When Is a Test Result Abnormal? Defining Limits and Risks

Joel Charrow*, Larry V. Hedges

*Corresponding author for this work

Research output: Contribution to journalArticlepeer-review

2 Scopus citations


Test results from “normal” and “nonnormal” individuals frequently overlap. Individuals with test results near the region of overlap have a high risk of being misdiagnosed. We present a statistical method for quantifying the certainty of diagnoses and defining a normal range, and illustrate its application with a specific example from a Tay-Sachs disease carrier screening program. This method can be applied to any test result based on a continuous variable and is particularly well suited to screening programs where the risk or incidence of a disease is known. We use an inconclusive range to reduce the likelihood of incorrect diagnoses resulting from measurement error and borderline results. The limits of the normal, inconclusive, and nonnormal ranges are based on three considerations: (1) the probability of misdiagnoses, (2) the expected frequency of inconclusive diagnoses, and (3) the reproducibility of the test results.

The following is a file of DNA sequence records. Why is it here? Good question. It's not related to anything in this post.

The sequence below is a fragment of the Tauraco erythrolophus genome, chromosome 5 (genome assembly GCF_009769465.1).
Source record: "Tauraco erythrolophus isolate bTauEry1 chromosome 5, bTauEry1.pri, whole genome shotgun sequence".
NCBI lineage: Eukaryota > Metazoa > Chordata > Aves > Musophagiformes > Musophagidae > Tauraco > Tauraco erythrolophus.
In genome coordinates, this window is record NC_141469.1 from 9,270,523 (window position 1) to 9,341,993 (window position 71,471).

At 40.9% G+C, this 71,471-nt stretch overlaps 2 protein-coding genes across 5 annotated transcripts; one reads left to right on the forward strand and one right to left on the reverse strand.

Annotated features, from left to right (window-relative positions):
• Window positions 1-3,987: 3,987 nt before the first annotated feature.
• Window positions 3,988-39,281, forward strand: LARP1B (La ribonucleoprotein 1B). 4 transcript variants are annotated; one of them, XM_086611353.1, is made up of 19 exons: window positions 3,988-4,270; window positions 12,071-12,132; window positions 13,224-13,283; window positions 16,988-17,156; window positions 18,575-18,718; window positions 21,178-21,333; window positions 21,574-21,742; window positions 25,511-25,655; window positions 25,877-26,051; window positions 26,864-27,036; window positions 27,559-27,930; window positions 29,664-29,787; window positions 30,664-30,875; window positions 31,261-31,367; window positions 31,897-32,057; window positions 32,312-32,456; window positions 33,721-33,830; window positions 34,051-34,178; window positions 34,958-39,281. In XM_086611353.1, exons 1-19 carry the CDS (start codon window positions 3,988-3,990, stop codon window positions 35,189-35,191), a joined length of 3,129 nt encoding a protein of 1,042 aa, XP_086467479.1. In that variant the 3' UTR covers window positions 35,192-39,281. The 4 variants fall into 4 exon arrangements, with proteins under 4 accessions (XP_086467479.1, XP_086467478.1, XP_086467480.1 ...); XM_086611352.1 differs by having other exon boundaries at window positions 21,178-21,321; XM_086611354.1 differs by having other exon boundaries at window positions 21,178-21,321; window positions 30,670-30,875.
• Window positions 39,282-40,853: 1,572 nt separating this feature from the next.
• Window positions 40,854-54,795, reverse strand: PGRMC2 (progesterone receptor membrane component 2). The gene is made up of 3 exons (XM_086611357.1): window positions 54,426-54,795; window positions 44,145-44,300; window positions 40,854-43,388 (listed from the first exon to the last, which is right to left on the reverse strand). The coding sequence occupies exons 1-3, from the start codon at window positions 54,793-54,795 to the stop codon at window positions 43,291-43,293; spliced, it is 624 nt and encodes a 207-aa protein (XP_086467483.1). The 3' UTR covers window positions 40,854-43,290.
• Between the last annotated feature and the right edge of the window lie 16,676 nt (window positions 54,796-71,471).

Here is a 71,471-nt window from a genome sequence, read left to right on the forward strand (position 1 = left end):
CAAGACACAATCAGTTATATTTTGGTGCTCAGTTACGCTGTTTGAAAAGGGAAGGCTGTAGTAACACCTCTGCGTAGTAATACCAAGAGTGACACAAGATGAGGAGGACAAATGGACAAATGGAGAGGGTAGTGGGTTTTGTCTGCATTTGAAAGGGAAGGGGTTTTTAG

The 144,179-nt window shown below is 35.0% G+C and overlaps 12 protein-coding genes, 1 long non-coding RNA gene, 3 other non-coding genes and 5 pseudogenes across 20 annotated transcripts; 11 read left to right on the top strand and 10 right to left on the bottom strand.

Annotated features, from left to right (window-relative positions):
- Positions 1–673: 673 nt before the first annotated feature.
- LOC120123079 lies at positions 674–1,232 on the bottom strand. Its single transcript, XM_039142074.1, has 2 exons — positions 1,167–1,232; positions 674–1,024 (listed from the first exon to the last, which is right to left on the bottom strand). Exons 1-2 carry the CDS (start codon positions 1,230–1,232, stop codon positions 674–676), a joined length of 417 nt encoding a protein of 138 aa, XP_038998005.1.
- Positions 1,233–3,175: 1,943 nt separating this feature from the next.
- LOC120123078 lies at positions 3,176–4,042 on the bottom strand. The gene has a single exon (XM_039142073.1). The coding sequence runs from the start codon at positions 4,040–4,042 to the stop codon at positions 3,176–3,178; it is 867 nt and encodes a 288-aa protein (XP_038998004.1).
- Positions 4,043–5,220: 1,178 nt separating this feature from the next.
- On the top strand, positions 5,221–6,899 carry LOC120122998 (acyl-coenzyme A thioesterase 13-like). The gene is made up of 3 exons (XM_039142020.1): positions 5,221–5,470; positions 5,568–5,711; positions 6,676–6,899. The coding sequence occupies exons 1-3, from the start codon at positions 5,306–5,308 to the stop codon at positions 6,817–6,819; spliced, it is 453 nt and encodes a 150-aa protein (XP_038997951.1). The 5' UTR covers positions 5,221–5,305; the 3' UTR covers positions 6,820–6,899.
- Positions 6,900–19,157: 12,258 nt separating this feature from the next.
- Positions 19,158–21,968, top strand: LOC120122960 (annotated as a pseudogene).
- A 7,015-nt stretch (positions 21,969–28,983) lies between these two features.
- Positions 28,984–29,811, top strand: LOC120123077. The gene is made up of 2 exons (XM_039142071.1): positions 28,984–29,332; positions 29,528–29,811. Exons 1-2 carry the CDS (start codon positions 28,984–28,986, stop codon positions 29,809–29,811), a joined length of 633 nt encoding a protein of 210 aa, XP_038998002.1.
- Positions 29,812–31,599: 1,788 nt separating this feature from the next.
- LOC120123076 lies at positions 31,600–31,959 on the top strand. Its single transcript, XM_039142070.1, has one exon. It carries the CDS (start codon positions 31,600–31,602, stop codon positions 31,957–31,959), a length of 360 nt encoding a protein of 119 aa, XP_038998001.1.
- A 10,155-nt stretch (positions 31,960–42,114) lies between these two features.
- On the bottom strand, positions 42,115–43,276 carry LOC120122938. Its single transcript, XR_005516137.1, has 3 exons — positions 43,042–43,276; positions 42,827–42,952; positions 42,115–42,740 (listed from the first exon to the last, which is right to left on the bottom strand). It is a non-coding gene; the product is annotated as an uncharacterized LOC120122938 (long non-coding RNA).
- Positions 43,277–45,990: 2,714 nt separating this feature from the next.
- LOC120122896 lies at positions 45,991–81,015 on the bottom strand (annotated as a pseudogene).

Original languageEnglish (US)
Pages (from-to)245-250
Number of pages6
JournalAmerican Journal of Diseases of Children
Issue number2
StatePublished - Feb 1990

ASJC Scopus subject areas

  • Pediatrics, Perinatology, and Child Health


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